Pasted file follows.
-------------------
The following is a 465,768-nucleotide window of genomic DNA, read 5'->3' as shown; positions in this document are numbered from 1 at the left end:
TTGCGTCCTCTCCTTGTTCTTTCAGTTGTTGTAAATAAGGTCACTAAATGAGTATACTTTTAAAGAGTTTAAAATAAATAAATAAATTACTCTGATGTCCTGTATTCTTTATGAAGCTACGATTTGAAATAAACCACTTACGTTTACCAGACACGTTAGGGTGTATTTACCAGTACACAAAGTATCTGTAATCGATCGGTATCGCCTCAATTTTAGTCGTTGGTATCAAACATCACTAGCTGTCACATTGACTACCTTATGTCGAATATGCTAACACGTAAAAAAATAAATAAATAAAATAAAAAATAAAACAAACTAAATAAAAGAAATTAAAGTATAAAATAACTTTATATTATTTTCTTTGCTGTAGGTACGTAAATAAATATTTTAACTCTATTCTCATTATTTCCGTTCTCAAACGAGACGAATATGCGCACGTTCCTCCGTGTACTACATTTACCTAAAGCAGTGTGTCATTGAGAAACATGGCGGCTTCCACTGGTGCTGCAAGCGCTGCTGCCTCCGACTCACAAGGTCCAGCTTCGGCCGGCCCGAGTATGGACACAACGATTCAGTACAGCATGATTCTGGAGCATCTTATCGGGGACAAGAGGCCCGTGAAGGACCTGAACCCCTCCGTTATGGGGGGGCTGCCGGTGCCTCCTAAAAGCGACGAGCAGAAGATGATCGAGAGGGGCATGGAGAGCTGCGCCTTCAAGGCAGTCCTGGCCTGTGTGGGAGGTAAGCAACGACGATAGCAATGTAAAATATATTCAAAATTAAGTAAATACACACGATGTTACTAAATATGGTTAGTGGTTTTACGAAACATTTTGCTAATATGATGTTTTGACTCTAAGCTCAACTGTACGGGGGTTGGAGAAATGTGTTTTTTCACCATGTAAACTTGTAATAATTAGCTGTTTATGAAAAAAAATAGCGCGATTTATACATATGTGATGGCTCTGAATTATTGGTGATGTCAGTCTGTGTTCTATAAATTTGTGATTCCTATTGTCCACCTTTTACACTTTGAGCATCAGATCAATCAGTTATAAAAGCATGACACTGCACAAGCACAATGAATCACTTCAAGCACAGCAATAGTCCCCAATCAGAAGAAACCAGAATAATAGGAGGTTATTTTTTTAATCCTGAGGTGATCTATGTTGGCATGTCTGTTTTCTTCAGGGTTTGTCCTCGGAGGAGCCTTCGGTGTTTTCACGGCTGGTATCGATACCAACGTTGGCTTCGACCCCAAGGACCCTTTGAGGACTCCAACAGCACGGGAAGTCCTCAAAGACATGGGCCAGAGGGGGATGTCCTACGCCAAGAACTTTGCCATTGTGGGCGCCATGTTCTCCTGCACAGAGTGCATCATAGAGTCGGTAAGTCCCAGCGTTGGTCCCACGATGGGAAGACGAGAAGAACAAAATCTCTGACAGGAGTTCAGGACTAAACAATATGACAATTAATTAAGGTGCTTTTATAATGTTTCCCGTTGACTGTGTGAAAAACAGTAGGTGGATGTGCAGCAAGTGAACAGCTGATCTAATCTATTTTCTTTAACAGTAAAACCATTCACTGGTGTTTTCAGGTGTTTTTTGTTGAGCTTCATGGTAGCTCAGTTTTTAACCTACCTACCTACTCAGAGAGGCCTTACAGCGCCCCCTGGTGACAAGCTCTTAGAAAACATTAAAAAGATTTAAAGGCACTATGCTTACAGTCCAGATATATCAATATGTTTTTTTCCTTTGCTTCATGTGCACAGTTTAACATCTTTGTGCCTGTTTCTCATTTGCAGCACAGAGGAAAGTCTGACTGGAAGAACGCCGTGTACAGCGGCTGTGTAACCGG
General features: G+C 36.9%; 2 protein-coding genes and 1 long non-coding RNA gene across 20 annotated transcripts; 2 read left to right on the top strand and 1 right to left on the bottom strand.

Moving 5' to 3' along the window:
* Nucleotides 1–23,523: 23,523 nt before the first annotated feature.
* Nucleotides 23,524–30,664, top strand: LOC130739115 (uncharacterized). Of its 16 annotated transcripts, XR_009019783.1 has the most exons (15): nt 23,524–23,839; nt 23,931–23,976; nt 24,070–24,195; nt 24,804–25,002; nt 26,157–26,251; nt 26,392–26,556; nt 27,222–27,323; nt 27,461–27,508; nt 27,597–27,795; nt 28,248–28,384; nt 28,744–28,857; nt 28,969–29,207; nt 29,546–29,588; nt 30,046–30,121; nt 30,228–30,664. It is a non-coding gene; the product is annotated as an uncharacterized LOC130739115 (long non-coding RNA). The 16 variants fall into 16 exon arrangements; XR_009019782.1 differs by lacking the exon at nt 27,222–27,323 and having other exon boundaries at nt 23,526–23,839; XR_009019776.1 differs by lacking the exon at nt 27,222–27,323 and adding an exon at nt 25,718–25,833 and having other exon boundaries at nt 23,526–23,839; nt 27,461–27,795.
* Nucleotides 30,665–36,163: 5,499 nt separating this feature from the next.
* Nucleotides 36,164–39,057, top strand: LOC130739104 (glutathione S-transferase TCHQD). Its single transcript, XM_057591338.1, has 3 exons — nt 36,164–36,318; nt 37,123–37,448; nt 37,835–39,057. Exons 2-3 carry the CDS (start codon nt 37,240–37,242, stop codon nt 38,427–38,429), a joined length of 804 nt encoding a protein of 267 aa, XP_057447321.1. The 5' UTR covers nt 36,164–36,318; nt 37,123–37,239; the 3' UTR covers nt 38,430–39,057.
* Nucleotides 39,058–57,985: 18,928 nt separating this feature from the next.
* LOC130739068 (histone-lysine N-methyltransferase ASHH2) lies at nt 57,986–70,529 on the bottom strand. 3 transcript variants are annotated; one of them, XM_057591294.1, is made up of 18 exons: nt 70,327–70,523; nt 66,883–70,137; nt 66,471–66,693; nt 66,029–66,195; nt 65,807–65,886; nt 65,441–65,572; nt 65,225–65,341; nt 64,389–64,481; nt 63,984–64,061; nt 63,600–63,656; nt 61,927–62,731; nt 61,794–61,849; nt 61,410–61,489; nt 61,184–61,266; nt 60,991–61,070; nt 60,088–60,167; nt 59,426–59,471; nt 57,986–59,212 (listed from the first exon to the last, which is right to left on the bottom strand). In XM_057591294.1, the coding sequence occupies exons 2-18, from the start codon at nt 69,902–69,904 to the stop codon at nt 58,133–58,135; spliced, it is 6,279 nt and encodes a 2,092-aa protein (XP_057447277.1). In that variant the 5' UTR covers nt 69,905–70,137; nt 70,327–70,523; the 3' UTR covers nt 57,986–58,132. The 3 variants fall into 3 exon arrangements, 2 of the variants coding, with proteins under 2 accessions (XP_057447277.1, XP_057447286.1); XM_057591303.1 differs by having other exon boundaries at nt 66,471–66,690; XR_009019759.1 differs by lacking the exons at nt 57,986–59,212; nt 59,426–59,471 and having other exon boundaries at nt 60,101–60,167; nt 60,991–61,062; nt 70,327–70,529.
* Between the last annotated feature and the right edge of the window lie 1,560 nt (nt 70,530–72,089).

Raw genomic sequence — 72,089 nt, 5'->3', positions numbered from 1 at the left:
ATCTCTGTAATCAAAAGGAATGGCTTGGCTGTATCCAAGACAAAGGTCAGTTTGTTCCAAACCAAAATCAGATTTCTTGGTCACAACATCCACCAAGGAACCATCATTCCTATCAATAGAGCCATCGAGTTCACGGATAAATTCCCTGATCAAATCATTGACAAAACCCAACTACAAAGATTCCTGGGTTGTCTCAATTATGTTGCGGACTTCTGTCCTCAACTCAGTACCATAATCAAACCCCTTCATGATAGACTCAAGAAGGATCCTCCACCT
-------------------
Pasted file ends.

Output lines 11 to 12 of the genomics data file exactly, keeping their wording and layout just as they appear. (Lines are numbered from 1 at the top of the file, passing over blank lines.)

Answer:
* Between the last annotated feature and the right edge of the window lie 1,560 nt (nt 70,530–72,089).

Raw genomic sequence — 72,089 nt, 5'->3', positions numbered from 1 at the left: